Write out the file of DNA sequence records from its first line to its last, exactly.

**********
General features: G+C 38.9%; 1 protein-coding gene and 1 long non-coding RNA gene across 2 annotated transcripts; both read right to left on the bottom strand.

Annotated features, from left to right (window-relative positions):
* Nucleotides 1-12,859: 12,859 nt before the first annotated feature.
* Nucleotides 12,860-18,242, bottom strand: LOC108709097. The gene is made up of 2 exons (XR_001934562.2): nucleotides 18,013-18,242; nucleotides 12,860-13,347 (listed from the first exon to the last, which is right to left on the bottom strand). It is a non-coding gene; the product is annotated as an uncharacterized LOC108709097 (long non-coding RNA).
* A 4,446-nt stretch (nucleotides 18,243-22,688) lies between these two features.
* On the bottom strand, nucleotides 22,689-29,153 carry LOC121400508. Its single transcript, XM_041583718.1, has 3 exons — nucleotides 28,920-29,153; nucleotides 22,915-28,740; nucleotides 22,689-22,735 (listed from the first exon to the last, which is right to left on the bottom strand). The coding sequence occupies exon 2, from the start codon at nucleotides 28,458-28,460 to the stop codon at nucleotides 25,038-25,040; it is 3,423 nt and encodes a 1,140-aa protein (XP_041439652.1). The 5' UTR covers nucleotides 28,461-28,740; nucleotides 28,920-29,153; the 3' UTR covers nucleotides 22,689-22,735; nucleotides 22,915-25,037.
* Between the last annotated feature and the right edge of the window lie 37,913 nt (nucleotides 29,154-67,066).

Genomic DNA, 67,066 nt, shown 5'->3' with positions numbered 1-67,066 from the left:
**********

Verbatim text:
General features: G+C 38.9%; 1 protein-coding gene and 1 long non-coding RNA gene across 2 annotated transcripts; both read right to left on the bottom strand.

Annotated features, from left to right (window-relative positions):
* Nucleotides 1-12,859: 12,859 nt before the first annotated feature.
* Nucleotides 12,860-18,242, bottom strand: LOC108709097. The gene is made up of 2 exons (XR_001934562.2): nucleotides 18,013-18,242; nucleotides 12,860-13,347 (listed from the first exon to the last, which is right to left on the bottom strand). It is a non-coding gene; the product is annotated as an uncharacterized LOC108709097 (long non-coding RNA).
* A 4,446-nt stretch (nucleotides 18,243-22,688) lies between these two features.
* On the bottom strand, nucleotides 22,689-29,153 carry LOC121400508. Its single transcript, XM_041583718.1, has 3 exons — nucleotides 28,920-29,153; nucleotides 22,915-28,740; nucleotides 22,689-22,735 (listed from the first exon to the last, which is right to left on the bottom strand). The coding sequence occupies exon 2, from the start codon at nucleotides 28,458-28,460 to the stop codon at nucleotides 25,038-25,040; it is 3,423 nt and encodes a 1,140-aa protein (XP_041439652.1). The 5' UTR covers nucleotides 28,461-28,740; nucleotides 28,920-29,153; the 3' UTR covers nucleotides 22,689-22,735; nucleotides 22,915-25,037.
* Between the last annotated feature and the right edge of the window lie 37,913 nt (nucleotides 29,154-67,066).

Genomic DNA, 67,066 nt, shown 5'->3' with positions numbered 1-67,066 from the left: